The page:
Research Article Open Access
Classification of Vegetation Areas Using LIDAR Images and AI
Gevand Balayan and Yfantis EA*
Professor, Computer Science Department, University of Nevada, Las Vegas, NV 89154-4019, USA
*Corresponding author: Evangelos Yfantis, Professor, Computer Science Department, University of Nevada, Las Vegas, NV 89154-4019, USA, E-mail: @
Received: September 09, 2018; Accepted: September 14, 2018; Published: September 21, 2018
Citation: Yfantis EA, Gevand B (2018) Classification of Vegetation Areas Using LIDAR Images and AI. J Comp Sci Appl Inform Technol. 3(3): 1-6. DOI: 10.15226/2474-9257/3/3/00134
Many states have limited amount of drinking water which becomes scarcer every year due to changing climate and growth. To manage their water resources wisely they encourage their residence to replace the grass on their loans with xeriscaping. Thus, they pay the residence to take of the grass which demands a great deal of water and replace it with gravel or desert plants demanding very little watering, or no more watering than the rainfall. The amount of money paying the residence to take of the grass and other water consuming vegetation is considerable often in the order of tens of thousands of dollars. Often, property owners take of the grass, take the money, and later on they change their mind or sell the property to another person and they reinstall the grass in the property. In such a case the authorities must take the money back. In order to automate the process of who maintains a loan with grass and who does not, an unmanned aerial vehicle with LIDAR is being used to automatically recognize grass loans and vegetation areas, as well as xeriscaping for each address in a city. In this research paper we show the digital image processing and AI algorithm used on LIDAR images in order to classify a building as having a grass loan and vegetation, or having a certain percentage of vegetation, and the rest xeriscaping, or all xeriscaping.

Keywords: Machine vision; Computer vision; Machine intelligence; Image segmentation;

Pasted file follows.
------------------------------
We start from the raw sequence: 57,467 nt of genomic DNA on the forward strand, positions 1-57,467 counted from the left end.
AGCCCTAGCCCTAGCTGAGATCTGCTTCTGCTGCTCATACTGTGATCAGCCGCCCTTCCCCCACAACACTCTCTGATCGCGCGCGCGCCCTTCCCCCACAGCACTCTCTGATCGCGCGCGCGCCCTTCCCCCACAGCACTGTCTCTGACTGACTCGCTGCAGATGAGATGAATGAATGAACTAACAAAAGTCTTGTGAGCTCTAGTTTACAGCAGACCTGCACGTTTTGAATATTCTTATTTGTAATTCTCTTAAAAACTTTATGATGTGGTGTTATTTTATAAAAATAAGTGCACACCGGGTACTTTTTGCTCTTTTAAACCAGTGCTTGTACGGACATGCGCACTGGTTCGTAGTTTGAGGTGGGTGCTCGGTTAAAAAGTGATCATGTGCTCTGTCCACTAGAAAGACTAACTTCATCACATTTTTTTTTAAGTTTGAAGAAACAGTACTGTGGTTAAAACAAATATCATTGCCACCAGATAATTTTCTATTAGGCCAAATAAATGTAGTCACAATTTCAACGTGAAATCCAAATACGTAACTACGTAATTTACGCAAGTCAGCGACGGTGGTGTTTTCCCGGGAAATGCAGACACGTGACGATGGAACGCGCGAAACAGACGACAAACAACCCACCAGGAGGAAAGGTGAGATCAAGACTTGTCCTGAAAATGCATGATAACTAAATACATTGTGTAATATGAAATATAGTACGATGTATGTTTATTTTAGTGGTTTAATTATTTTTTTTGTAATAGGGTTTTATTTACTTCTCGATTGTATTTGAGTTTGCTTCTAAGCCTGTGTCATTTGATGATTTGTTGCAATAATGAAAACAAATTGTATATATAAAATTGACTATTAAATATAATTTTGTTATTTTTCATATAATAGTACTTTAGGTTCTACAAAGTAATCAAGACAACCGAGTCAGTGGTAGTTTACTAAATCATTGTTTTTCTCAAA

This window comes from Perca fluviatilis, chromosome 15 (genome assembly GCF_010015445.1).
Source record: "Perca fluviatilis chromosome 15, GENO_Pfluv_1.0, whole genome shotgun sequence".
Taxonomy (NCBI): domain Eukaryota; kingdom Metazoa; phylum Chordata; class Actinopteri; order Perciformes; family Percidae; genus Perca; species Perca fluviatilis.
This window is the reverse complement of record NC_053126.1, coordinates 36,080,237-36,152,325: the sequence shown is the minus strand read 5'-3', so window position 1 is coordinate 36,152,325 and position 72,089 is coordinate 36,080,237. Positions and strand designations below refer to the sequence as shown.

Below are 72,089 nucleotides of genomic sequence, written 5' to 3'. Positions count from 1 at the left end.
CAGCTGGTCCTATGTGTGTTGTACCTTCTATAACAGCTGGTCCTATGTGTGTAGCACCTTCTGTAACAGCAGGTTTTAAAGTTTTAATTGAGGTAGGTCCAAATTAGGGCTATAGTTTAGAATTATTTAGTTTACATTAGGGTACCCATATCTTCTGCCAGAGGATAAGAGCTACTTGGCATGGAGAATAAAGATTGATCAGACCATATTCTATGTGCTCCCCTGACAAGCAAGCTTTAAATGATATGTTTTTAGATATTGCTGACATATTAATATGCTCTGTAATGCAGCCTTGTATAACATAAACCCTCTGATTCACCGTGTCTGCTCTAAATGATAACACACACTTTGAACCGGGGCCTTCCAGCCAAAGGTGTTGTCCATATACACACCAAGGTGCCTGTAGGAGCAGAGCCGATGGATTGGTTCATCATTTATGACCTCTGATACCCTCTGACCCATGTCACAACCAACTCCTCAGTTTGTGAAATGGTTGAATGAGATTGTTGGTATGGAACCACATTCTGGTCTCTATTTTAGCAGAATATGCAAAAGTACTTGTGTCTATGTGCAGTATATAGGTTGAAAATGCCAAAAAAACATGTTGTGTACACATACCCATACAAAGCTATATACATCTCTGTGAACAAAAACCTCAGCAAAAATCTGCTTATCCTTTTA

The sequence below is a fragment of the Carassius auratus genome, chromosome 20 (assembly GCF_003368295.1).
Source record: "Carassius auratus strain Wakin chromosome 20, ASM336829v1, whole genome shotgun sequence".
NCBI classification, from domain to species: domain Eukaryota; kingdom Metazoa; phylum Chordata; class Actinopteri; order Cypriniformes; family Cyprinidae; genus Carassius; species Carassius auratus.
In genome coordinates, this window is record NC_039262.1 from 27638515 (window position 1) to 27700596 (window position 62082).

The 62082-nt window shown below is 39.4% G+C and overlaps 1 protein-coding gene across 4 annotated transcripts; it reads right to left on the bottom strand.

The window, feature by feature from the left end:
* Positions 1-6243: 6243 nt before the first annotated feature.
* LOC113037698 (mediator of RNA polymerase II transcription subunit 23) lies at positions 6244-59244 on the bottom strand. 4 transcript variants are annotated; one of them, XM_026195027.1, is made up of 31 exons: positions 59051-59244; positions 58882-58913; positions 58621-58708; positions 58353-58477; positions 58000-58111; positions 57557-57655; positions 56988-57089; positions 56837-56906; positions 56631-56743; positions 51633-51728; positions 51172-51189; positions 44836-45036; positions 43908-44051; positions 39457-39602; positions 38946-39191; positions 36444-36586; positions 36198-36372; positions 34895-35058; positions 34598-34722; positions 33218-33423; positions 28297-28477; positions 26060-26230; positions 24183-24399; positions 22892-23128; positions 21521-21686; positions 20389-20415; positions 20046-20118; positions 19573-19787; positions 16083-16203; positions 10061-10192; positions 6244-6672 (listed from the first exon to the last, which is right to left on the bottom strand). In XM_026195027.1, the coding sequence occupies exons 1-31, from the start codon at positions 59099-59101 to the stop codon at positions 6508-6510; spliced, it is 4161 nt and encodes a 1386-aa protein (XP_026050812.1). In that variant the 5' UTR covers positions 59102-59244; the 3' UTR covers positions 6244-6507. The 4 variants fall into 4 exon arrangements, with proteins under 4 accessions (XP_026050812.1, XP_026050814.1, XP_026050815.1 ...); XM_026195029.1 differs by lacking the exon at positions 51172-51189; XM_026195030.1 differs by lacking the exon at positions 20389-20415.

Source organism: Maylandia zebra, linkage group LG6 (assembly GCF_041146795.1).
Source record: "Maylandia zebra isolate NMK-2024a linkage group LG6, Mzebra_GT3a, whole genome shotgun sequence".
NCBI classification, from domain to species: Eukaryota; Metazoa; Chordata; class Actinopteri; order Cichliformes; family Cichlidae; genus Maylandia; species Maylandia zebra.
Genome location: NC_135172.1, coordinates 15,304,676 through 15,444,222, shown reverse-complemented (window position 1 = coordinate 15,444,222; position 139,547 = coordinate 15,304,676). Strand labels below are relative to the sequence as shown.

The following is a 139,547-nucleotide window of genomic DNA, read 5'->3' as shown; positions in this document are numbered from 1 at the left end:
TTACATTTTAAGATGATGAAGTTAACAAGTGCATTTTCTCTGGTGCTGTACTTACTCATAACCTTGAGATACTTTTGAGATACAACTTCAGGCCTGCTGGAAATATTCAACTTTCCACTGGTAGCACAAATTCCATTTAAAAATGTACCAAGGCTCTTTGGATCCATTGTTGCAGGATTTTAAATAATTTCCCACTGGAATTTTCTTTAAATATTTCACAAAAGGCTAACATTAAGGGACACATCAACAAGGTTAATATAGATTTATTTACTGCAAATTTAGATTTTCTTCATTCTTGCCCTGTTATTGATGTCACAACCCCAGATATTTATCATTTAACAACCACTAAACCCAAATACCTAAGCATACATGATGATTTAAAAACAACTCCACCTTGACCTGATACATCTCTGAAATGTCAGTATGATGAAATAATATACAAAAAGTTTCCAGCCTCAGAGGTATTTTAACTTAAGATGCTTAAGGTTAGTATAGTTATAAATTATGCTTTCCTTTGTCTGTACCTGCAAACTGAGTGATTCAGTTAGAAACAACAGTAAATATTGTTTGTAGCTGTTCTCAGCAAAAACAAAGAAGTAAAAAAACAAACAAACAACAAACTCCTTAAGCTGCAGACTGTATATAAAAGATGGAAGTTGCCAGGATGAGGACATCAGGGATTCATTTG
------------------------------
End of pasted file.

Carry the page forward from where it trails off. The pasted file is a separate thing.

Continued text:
One of the most important programs that the water conservation departments run is the Water Smart Landscape (WSL). It pays out people who want to get rid of their lawn and replace it with desert landscape. However there needs to be a way to constantly monitor if the customer chooses to put the grass back. In that case they need to make a payment back to Water Authority (WA), and refund the money the WA gave them. Currently it is done through manual inspections of aerial imagery or simply driving to the location and confirming that the grass hasn’t been planted back. As more homes participate in this program, the backlog of homes that needs to be checked yearly grows. In addition to that the labor cost is relatively large. This cost includes inspectors walking from building to building and inspecting if they are compliant according to their contract, people inserting the data in the computer, people providing permission to use the data bases, quality control people, etc. Associated with using that large number of people is the ability for each one of these people to introduce errors at each level of this multilevel process. In order to reduce the cost and expedite the process a manned flying platform with LIDAR imagery was introduced. Although this is an improvement over the walk inspection it still has some drawbacks associated with human error. It is very difficult for the pilot to fly in a way that would not miss any building, or to avoid occlusions thus missing areas of interest. In addition to that the large video recorded has to be inspected manually by humans and that process was proven to be error prone. By developing an AI that can constantly scan aerial imagery using UAVs and look for signs of vegetation in places it shouldn’t exist, it helps the WA to save time and money on mundane task of monitoring hundreds of thousands of square feet of aerial imagery. The UAV can preprogrammed to follow a route that would thoroughly examine every building, capture the video, analyze it real time insert the results in the record of the database for that building using a large capacity solid state disk on board to store, and update the data. The embedded software uses real time LIDAR video capture, followed by real time image processing and real time artificial intelligence for classification. The main objective of this research is to develop an accurate and efficient way of identifying whether an aerial image contains vegetation. We use neural networks and specifically the back propagation neural network algorithm, whose task is to work with a small subsection of an input image and provide a probability of that section containing vegetation. Once each section’s probability is measured the image could be reconstructed and the square footage of how much vegetation exists on the aerial image could be calculated. The main advantages of this solution are the speed at which each section could be calculated. The back propagation neural network is simple and requires few calculations to classify each section. The process itself could be completely parallelized since each section is independent from each other. In addition to that the classification algorithm can be programmed in an FPGA which can be incorporated on a PCB board used to input the camera video and recognize real time, areas having vegetation and areas with xeriscaping. Our contribution consists of several important decisions. The first is the size of the input which included the width in pixels, and the height in pixels of the input image. The second is the number of input neurodes. The third is the number of hidden layers, and the size of each hidden layer. The fourth is the number of neurodes of the output layer. These four decisions define the architecture of the neural network used. In addition to the architecture decisions related to the loss function that best applies to the problem needed solution, has to be made. In our case we chose the quadratic loss function. The remaining super parameters have to be defined also. That includes the optimal weight initialization, and the learning rate. Weight initialization is very important because proper initialization improves convergence and increases the probability of correct classification. The number of epochs to be used during the training is also very important. New to this research is also the sampling and experimental design. Sampling and experimental design help us decide how many input data are needed in order to properly train the neural network. This research paper is organized as follows: First is the abstract, followed by the introduction, followed by the background section, followed by advantages and drawbacks of using back propagation compared to convolutional neural networks and other statistical pattern recognition algorithms. The background section is followed by the sampling theory and experimental design needed in order to assure that enough data is used for the training set in order to train the neural network to maximize the probability of correct classification, then the conclusion and further research, and finally the reference.